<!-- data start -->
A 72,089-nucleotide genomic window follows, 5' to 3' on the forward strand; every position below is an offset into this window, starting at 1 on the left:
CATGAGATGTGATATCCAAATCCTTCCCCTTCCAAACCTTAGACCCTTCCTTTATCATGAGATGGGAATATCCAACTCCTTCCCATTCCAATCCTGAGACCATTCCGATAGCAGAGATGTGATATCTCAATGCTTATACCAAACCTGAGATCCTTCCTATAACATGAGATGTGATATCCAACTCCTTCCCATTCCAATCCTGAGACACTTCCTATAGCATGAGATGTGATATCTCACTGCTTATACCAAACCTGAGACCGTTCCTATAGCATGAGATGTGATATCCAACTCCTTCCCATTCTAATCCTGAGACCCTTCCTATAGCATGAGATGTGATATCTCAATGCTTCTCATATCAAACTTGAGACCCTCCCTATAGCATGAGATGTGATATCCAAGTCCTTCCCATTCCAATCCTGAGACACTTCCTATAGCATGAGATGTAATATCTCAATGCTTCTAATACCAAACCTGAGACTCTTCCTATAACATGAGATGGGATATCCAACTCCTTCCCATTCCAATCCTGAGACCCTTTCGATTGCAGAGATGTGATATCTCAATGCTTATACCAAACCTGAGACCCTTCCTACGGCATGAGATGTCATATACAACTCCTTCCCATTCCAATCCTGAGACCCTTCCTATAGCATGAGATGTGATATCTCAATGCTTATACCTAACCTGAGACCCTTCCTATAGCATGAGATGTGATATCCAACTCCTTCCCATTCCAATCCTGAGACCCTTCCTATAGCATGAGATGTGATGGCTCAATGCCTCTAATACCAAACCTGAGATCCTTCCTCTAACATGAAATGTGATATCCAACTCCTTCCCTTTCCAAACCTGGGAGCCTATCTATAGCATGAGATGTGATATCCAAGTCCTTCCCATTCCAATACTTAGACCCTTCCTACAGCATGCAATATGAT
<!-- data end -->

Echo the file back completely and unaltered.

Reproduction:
A 72,089-nucleotide genomic window follows, 5' to 3' on the forward strand; every position below is an offset into this window, starting at 1 on the left:
CATGAGATGTGATATCCAAATCCTTCCCCTTCCAAACCTTAGACCCTTCCTTTATCATGAGATGGGAATATCCAACTCCTTCCCATTCCAATCCTGAGACCATTCCGATAGCAGAGATGTGATATCTCAATGCTTATACCAAACCTGAGATCCTTCCTATAACATGAGATGTGATATCCAACTCCTTCCCATTCCAATCCTGAGACACTTCCTATAGCATGAGATGTGATATCTCACTGCTTATACCAAACCTGAGACCGTTCCTATAGCATGAGATGTGATATCCAACTCCTTCCCATTCTAATCCTGAGACCCTTCCTATAGCATGAGATGTGATATCTCAATGCTTCTCATATCAAACTTGAGACCCTCCCTATAGCATGAGATGTGATATCCAAGTCCTTCCCATTCCAATCCTGAGACACTTCCTATAGCATGAGATGTAATATCTCAATGCTTCTAATACCAAACCTGAGACTCTTCCTATAACATGAGATGGGATATCCAACTCCTTCCCATTCCAATCCTGAGACCCTTTCGATTGCAGAGATGTGATATCTCAATGCTTATACCAAACCTGAGACCCTTCCTACGGCATGAGATGTCATATACAACTCCTTCCCATTCCAATCCTGAGACCCTTCCTATAGCATGAGATGTGATATCTCAATGCTTATACCTAACCTGAGACCCTTCCTATAGCATGAGATGTGATATCCAACTCCTTCCCATTCCAATCCTGAGACCCTTCCTATAGCATGAGATGTGATGGCTCAATGCCTCTAATACCAAACCTGAGATCCTTCCTCTAACATGAAATGTGATATCCAACTCCTTCCCTTTCCAAACCTGGGAGCCTATCTATAGCATGAGATGTGATATCCAAGTCCTTCCCATTCCAATACTTAGACCCTTCCTACAGCATGCAATATGAT